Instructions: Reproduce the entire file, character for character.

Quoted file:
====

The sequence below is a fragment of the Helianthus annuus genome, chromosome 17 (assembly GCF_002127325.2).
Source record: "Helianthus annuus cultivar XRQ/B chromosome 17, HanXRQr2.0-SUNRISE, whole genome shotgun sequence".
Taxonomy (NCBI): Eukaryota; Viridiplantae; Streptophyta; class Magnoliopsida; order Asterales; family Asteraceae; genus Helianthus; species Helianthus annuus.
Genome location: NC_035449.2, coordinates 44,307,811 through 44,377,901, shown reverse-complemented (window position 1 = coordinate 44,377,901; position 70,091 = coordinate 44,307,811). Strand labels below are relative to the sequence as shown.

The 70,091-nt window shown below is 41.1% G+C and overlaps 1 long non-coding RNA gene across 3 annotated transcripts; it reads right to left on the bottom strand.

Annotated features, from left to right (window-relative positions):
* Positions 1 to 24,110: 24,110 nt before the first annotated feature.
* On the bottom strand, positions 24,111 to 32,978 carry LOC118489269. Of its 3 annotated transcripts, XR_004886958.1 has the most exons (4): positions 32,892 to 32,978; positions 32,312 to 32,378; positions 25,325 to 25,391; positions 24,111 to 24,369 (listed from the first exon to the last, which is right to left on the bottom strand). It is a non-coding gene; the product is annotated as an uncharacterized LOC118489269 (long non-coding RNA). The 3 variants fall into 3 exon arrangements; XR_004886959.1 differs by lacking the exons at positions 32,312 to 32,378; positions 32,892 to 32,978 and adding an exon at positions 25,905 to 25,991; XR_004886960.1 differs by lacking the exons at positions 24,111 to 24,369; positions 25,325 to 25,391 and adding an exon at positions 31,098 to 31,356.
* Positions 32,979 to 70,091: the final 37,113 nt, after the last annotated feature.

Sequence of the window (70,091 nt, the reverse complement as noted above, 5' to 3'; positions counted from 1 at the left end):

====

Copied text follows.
The sequence below is a fragment of the Helianthus annuus genome, chromosome 17 (assembly GCF_002127325.2).
Source record: "Helianthus annuus cultivar XRQ/B chromosome 17, HanXRQr2.0-SUNRISE, whole genome shotgun sequence".
Taxonomy (NCBI): Eukaryota; Viridiplantae; Streptophyta; class Magnoliopsida; order Asterales; family Asteraceae; genus Helianthus; species Helianthus annuus.
Genome location: NC_035449.2, coordinates 44,307,811 through 44,377,901, shown reverse-complemented (window position 1 = coordinate 44,377,901; position 70,091 = coordinate 44,307,811). Strand labels below are relative to the sequence as shown.

The 70,091-nt window shown below is 41.1% G+C and overlaps 1 long non-coding RNA gene across 3 annotated transcripts; it reads right to left on the bottom strand.

Annotated features, from left to right (window-relative positions):
* Positions 1 to 24,110: 24,110 nt before the first annotated feature.
* On the bottom strand, positions 24,111 to 32,978 carry LOC118489269. Of its 3 annotated transcripts, XR_004886958.1 has the most exons (4): positions 32,892 to 32,978; positions 32,312 to 32,378; positions 25,325 to 25,391; positions 24,111 to 24,369 (listed from the first exon to the last, which is right to left on the bottom strand). It is a non-coding gene; the product is annotated as an uncharacterized LOC118489269 (long non-coding RNA). The 3 variants fall into 3 exon arrangements; XR_004886959.1 differs by lacking the exons at positions 32,312 to 32,378; positions 32,892 to 32,978 and adding an exon at positions 25,905 to 25,991; XR_004886960.1 differs by lacking the exons at positions 24,111 to 24,369; positions 25,325 to 25,391 and adding an exon at positions 31,098 to 31,356.
* Positions 32,979 to 70,091: the final 37,113 nt, after the last annotated feature.

Sequence of the window (70,091 nt, the reverse complement as noted above, 5' to 3'; positions counted from 1 at the left end):